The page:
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My husband is 37 and has a drinking problem. But this is the problem. He forgets when he drinks. He does not drink everyday, maybe a couple of times a week. He used to drink everyday. But he wrecked his car and has no way of going now. He does not care about anything right now. He knows he has a drinking problem but here later he swears that he is not drinking. You can tell he is drinking. I don’t know what to do. I need to know is this a mental problem or something to do with the drinking? Please help me with some answer.

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While it is not possible to do a diagnosis online it is possible to provide you information that can guide you. Therefore, and based in the brief information that you have provided, it is my opinion (remember, this is an opinion) and likely, that your husband’s symptoms are the result of drinking.

Some of the classic symptoms of alcoholism are: 1. Blackouts, 2. Not remembering after having done a lot of drinking whether or not there was a blackout, 3. Starting to drink in the morning or early afternoon, 4. Feeling depressed, 5. Demonstrating anger when drinking is discussed, 6. Auto accidents and accidents of all types, such as falling, 7. Tremors, 7. Outburst of anger, rage and abusive behavior, and many more types of symptoms.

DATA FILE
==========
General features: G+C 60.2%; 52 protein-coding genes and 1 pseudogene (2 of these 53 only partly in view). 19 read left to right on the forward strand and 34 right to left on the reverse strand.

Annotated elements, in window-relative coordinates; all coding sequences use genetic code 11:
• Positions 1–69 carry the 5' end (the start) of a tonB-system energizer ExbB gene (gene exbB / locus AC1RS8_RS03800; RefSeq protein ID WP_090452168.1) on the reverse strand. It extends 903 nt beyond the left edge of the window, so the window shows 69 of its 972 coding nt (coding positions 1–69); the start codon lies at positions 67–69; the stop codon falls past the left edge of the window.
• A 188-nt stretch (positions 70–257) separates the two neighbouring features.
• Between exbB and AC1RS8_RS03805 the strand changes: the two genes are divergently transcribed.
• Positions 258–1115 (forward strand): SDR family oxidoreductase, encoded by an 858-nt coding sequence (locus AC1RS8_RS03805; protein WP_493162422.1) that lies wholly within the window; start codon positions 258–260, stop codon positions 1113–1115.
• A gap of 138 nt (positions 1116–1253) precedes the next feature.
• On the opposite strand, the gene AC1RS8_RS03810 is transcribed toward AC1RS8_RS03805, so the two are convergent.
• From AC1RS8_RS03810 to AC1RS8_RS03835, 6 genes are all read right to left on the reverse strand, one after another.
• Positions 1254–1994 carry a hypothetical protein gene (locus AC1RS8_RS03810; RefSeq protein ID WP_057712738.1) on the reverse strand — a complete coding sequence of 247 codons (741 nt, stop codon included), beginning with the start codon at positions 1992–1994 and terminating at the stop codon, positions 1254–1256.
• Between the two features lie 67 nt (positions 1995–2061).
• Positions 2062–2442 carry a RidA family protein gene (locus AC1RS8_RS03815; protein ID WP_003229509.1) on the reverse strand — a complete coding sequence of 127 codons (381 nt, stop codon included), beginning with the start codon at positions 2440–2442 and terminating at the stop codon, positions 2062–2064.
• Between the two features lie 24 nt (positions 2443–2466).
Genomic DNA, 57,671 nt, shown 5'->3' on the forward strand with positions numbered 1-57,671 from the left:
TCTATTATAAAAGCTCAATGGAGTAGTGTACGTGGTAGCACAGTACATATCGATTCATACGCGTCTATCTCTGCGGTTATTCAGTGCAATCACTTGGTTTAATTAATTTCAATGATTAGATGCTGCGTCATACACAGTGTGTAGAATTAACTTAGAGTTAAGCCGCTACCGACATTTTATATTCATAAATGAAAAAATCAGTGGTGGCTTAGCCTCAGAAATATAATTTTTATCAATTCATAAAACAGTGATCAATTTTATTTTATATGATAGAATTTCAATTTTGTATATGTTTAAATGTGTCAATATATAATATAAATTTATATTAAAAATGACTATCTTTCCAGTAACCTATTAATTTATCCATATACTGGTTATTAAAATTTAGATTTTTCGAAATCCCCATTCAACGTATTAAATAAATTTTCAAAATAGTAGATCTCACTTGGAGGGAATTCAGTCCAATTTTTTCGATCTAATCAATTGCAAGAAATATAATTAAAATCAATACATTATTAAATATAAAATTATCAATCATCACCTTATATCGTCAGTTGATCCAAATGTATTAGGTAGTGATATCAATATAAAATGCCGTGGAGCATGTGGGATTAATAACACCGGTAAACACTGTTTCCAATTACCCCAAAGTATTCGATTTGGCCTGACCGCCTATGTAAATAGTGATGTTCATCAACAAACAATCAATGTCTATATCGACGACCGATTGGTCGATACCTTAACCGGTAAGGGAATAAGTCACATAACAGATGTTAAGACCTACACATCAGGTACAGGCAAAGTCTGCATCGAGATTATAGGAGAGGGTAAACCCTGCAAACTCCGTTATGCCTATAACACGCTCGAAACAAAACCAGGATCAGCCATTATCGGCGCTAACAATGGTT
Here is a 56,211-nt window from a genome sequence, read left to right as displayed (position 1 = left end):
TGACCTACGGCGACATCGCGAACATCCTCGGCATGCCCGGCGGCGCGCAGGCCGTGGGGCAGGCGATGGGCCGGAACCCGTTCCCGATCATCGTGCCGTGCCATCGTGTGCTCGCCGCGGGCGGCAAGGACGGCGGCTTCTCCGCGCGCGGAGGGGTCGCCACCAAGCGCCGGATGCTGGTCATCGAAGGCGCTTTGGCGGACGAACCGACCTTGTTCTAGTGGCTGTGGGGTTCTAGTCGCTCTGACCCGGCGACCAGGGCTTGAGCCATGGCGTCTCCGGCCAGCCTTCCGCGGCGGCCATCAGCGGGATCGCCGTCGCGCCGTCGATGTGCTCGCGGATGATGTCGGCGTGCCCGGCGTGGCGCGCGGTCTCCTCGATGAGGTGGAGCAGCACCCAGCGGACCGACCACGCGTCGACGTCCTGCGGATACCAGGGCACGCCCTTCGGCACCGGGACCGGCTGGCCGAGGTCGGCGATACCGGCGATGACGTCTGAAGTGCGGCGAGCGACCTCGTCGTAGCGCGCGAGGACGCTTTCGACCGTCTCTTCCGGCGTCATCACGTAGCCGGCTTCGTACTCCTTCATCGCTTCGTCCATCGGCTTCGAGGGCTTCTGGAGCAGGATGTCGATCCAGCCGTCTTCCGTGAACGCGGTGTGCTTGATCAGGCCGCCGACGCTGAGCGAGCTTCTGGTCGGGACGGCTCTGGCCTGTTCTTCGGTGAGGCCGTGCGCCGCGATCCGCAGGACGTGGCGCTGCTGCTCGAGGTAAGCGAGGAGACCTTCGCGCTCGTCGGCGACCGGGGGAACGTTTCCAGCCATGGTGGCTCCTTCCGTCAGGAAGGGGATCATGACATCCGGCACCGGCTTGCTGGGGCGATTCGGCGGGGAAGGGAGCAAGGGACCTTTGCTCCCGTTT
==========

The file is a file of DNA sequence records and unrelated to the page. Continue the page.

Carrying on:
A person does not need to have all of the symptoms in order for there to be a serious drinking problem present. The point is that your husband seems to have many of these problems.

What can you do?

This question is painful to think about. However, it is important to know that the only thing family can do is to point out the drinking problem to the loved one and urge them to go for help. If the loved one refuses to go for help and their behavior continues to be dangerous to their health and the health of the family, then the possibility of separation must be faced. This cannot be a manipulation in the hopes of scaring the spouse into getting help. It has to be very serious. Ultimately, if separation does not work in stopping the drinking then divorce must result. None of us can force another individual to stop drinking. The drinker must take responsibility for their drinking.

Kinds of Help:

There is always the traditional Alcoholics Anonymous meetings to go to. There are also detox and rehab alcohol and drug center that is usually paid for by private insurance, at leas, to a certain extent. There is now medication treatment. There are a couple of prescription medications that have been used successfully to people feel free of craving alcohol and more easily stop drinking. I would recommend psychotherapy along with this. These types of medicines can be prescribed by a family physician or a psychiatrist.


You cannot force your husband to stop drinking. If he completely refuses to do anything to stop himself then it is up to you to protect your self and your life.

Best of Luck

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